Is Granite one of the Strongest Rocks?
One of the most beautiful types of natural stone is granite. Not only does it attract the eye, but it’s also one of the strongest, most durable and versatile stones making it perfect to use as a counter top or as an architectural feature. Granite can withstand most of the potential hazards and wear and tear that other materials may not tolerate.
The Formation of Granite
The process of how the Earth churns the molten ingredients is what determines the makeup of the rock. Granite is formed through an unbelievably powerful heating process beneath the Earth’s surface and these pressures and temperatures are what makes granite one of the harder rocks. The larger minerals that make up granite show that it had a slow cooling process which took place beneath the surface.
Any mineral hardness is rated on a scale of 1 to 10 called the Mohs scale of hardness. Invented by Friedrich Mohs, a German mineralogist in 1812, the scale ranks minerals according to their ability to sustain or provide scratch marks. When a mineral is provided a scale of 1, it means it is very soft. A rank of 10 (such as a diamond) means it’s very hard.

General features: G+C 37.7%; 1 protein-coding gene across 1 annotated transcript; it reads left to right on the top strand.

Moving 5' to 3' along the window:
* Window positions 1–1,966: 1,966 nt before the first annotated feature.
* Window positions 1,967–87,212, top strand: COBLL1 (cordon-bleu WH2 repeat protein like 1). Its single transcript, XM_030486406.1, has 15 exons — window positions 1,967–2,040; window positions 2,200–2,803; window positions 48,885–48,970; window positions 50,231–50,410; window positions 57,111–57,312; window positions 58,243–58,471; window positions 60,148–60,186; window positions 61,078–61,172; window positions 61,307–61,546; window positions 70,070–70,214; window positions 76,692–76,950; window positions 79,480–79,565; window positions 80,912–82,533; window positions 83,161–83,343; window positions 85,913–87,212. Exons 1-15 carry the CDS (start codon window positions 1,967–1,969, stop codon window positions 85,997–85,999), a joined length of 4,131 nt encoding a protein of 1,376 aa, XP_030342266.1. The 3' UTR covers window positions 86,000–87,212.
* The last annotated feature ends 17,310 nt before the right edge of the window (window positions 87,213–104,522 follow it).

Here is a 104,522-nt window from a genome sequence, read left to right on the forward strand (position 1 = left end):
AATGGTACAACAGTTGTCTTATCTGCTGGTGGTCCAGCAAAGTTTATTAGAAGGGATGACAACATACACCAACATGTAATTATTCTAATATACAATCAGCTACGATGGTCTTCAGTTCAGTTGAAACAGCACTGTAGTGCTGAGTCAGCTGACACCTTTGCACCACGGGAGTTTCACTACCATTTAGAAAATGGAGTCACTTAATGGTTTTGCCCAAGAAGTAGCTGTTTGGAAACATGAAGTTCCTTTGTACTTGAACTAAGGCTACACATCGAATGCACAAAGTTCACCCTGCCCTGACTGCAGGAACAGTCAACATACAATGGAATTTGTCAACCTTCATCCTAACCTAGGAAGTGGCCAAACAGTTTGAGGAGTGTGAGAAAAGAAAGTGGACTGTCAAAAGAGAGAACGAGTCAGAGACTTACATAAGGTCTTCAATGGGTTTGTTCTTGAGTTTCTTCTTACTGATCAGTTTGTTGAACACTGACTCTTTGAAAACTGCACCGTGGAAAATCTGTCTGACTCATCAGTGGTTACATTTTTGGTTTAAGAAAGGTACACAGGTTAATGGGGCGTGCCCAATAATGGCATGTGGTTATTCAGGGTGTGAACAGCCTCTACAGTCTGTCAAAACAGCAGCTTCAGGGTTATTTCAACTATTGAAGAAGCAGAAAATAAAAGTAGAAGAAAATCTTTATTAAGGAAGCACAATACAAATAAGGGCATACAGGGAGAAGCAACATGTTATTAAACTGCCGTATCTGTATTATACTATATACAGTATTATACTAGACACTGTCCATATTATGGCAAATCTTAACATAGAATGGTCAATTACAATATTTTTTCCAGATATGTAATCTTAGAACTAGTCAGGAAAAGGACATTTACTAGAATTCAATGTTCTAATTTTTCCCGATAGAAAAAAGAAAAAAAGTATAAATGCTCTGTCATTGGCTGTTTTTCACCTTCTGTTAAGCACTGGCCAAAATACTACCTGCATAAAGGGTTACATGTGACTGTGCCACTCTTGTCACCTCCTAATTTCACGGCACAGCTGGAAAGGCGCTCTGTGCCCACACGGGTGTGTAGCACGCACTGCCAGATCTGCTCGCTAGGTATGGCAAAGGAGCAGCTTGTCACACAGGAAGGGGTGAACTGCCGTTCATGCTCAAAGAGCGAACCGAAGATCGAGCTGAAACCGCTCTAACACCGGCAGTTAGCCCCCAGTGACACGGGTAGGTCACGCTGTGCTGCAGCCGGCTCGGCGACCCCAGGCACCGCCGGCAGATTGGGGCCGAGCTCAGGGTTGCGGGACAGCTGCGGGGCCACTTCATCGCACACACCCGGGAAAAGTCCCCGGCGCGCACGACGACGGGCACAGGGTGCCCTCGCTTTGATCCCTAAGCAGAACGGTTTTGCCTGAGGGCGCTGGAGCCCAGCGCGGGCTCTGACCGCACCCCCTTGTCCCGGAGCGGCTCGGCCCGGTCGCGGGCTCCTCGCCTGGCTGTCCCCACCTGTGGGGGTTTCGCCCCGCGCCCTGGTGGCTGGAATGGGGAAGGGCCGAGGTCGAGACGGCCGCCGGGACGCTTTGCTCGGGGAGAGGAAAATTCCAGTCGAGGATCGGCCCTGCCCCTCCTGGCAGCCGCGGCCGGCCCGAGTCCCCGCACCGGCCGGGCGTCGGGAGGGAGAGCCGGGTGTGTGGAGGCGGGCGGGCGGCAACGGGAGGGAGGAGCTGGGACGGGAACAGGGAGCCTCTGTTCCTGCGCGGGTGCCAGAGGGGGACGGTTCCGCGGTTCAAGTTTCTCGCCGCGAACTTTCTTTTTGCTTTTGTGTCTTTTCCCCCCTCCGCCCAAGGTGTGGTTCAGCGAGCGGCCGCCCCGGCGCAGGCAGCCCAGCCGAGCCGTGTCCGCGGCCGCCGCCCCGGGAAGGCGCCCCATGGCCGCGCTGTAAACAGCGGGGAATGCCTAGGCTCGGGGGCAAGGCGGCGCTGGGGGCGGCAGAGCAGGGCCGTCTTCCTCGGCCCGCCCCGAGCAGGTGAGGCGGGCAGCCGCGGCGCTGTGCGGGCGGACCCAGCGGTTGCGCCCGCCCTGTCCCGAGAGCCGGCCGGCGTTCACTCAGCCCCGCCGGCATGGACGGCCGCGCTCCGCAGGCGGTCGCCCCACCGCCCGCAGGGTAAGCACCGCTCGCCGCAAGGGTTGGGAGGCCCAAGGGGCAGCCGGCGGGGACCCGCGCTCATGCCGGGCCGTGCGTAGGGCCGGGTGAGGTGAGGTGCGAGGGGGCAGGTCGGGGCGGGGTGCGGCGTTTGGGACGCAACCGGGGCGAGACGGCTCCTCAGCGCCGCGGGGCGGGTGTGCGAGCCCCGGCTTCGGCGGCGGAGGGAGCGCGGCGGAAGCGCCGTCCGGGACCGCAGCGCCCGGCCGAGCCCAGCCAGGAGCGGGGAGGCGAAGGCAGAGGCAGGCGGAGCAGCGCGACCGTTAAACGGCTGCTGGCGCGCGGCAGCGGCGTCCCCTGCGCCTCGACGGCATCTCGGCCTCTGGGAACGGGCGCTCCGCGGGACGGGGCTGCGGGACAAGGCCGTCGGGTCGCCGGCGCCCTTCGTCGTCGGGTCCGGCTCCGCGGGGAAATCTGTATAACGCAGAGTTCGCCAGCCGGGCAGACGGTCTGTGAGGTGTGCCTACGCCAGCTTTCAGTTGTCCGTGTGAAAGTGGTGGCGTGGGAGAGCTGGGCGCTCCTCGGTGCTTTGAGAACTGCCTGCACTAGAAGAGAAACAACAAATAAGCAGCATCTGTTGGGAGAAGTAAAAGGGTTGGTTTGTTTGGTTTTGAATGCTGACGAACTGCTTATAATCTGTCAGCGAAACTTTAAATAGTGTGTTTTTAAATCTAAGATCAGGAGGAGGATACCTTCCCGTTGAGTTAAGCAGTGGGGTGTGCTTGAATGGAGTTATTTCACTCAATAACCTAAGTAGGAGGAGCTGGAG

According to the Mohs scale, granite is classified between 6 and 7, giving it a relatively hard ranking. Granite is mostly comprised of feldspar and quartz, with a small amount of other various minerals. An example of how hard granite is would be the fact that a knife blade is unable to scratch a granite counter top surface. Since granite ranks between 6 and 7 on the Mohs scale, it would be able to scratch other minerals that rank lower on the scale such as marble. Natural quartz ranks as a 7 on the Mohs scale which primarily makes up the engineered granite counter tops.
Forensic Engineering Specialists
Engineering Specialists Inc. has nearly 30 years of field experience in analyzing the damage to vehicles, residential, commercial, and industrial buildings. We can work on any project in any state, nationwide. When you or your business needs to confirm the extent of damage or how to correct a problem, email us at firstname.lastname@example.org or call us, toll-free, at (877) 559-4010.